Daniel on April 19, 2018:

msn get up off your dead back sides and let your subscribers know about these schemes???That would be smart???

Barbara on August 10, 2017:

I get these calls from so called Microsoft Technicians almost every day. They tell me my computer has an abscess several viruses. I asked them to leave me alone and they get angry. They were just begging to get inside my computer. I know it's been hacked because they were able to give me the registration number to my computer. I've tried everything to get them to leave me alone but they won't take no for an answer. My number is also blocked but the calls keep coming. The odd thing is that I asked him his name and he gave me an American name but had a thick accent. I asked him why and he said he is South African, he was adopted when he was a baby. I went to add a call and tried his number and of course it was not a good number and it was blocked. I asked his real number and he hung up. He waited a few minutes and called me back but I'm not answering anymore. These people are Criminals and they want to steal all they can from your stored, private files on your computer.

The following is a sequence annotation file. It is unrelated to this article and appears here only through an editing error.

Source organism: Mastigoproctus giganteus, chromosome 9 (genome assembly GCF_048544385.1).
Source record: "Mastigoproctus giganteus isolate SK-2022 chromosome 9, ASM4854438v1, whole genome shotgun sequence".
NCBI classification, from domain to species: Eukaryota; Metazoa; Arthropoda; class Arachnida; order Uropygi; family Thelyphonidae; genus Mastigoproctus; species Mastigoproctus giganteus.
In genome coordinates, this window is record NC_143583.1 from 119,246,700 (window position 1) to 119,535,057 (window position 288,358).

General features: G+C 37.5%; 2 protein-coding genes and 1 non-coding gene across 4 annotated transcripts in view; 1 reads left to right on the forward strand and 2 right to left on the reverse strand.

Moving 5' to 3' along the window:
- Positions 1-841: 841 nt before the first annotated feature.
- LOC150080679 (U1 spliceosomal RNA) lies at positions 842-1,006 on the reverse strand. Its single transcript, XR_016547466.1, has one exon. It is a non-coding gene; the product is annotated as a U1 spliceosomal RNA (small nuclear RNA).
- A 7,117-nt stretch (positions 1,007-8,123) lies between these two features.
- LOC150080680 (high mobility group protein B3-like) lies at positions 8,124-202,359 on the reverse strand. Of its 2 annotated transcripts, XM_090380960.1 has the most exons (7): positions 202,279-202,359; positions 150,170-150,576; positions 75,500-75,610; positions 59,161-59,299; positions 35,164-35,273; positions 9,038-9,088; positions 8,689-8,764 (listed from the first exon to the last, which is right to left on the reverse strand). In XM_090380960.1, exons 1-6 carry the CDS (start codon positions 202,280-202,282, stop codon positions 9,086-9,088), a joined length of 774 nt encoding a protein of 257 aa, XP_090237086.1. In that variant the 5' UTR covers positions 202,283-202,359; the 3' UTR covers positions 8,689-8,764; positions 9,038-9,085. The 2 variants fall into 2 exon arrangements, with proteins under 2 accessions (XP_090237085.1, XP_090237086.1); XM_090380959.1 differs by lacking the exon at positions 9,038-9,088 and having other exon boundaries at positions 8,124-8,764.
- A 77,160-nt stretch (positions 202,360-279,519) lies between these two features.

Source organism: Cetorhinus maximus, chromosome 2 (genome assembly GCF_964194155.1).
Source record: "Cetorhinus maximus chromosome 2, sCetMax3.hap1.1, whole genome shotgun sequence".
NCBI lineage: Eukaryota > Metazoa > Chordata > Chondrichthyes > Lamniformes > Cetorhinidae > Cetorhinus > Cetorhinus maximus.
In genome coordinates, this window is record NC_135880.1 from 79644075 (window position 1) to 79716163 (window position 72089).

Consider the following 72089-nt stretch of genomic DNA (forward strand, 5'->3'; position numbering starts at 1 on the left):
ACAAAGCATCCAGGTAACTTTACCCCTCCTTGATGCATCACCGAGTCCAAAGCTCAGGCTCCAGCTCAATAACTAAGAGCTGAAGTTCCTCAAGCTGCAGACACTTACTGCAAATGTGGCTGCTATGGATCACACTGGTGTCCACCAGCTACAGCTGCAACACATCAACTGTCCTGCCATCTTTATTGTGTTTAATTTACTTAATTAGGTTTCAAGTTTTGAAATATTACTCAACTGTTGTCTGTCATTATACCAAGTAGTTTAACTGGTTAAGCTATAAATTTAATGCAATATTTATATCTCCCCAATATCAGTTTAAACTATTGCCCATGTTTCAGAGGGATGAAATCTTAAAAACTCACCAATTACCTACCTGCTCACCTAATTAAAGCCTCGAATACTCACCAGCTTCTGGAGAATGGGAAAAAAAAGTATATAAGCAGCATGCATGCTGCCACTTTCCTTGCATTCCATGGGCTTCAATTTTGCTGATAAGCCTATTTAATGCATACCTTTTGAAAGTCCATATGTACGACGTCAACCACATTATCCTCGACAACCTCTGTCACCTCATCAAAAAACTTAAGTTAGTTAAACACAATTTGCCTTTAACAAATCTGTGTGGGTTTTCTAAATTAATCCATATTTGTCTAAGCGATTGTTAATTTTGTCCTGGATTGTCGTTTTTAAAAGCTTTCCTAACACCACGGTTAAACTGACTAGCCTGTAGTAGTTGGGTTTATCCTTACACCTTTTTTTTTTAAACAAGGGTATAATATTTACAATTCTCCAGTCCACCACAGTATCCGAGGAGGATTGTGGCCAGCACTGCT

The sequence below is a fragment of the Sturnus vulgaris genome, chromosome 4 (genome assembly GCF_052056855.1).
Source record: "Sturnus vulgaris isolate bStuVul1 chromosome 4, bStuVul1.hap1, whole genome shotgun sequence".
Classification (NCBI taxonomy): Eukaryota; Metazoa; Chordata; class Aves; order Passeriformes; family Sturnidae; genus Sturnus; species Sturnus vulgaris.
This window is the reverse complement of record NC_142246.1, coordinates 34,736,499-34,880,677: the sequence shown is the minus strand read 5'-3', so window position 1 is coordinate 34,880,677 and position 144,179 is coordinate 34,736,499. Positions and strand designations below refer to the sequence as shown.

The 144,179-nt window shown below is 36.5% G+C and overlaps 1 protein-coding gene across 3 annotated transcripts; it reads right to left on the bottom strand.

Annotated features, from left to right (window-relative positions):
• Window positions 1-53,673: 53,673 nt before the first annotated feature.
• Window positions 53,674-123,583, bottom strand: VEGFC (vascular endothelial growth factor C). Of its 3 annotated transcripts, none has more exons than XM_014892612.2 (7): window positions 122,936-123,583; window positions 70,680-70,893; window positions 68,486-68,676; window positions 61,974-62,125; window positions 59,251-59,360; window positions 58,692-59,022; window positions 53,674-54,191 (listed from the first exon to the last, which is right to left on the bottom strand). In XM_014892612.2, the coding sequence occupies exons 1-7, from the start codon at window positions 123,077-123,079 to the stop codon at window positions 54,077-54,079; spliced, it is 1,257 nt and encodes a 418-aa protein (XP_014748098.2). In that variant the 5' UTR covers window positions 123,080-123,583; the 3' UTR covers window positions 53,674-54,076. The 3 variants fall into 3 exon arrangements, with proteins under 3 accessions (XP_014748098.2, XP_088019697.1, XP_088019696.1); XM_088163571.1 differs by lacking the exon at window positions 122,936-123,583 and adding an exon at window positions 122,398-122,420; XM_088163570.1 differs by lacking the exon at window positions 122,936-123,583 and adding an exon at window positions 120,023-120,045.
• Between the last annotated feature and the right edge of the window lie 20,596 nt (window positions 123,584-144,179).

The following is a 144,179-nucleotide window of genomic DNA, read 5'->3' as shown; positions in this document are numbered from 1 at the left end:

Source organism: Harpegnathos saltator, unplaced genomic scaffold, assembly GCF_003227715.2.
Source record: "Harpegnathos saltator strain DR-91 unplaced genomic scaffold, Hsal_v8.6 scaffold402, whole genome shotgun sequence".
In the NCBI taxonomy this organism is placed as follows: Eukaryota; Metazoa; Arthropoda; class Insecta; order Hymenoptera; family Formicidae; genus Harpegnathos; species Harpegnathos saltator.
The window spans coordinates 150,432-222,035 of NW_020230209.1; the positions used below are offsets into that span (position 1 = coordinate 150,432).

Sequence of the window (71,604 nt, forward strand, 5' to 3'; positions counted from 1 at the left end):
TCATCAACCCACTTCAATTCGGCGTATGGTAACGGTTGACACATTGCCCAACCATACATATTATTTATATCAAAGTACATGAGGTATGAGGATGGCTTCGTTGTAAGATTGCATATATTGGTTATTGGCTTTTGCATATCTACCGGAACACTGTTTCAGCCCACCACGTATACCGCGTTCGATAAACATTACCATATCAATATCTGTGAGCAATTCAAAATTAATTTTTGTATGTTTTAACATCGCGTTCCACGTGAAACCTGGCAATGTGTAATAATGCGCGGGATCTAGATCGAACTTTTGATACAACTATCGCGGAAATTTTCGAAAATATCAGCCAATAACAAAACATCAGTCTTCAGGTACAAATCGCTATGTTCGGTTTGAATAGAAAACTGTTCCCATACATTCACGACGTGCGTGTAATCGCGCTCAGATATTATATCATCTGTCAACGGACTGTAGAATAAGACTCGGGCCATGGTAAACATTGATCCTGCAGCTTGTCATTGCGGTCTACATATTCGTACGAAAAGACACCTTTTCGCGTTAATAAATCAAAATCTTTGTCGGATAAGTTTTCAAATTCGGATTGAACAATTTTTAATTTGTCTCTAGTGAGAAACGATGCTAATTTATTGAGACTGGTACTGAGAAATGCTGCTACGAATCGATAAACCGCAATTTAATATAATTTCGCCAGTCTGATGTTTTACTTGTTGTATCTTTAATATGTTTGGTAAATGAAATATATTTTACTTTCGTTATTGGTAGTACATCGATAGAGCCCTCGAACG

Craig from Texas USA on July 07, 2016:

Someone called me with a similar scam a few days ago. It was a Robo Call and they said they were from Microsoft and that my Windows license had expired and it was an "emergency" and all my email and everything would stop working.

Of course I hung up, but I found it disturbing. I bet some people are fooled by this.

usmansheikh on December 03, 2015:

Such a great Article having lot of information. i Like this Article. Article conatian many or problem's solution. many or misunderstandings are clear now. really very thank to you for this act of greatness. Lot of Information. Lot of Earning

maria on June 04, 2015:

I got a call from 0118507859004 saying she was from Microsoft and my computer was sending messages about viruses I cursed her out and hung up